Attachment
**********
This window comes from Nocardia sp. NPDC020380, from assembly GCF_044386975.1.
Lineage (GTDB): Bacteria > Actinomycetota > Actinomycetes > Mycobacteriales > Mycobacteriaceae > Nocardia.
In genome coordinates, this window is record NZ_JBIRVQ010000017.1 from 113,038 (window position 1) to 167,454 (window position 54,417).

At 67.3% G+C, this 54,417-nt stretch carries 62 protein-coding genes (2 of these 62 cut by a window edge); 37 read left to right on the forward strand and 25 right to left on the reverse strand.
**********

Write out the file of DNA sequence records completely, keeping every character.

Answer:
This window comes from Nocardia sp. NPDC020380, from assembly GCF_044386975.1.
Lineage (GTDB): Bacteria > Actinomycetota > Actinomycetes > Mycobacteriales > Mycobacteriaceae > Nocardia.
In genome coordinates, this window is record NZ_JBIRVQ010000017.1 from 113,038 (window position 1) to 167,454 (window position 54,417).

At 67.3% G+C, this 54,417-nt stretch carries 62 protein-coding genes (2 of these 62 cut by a window edge); 37 read left to right on the forward strand and 25 right to left on the reverse strand.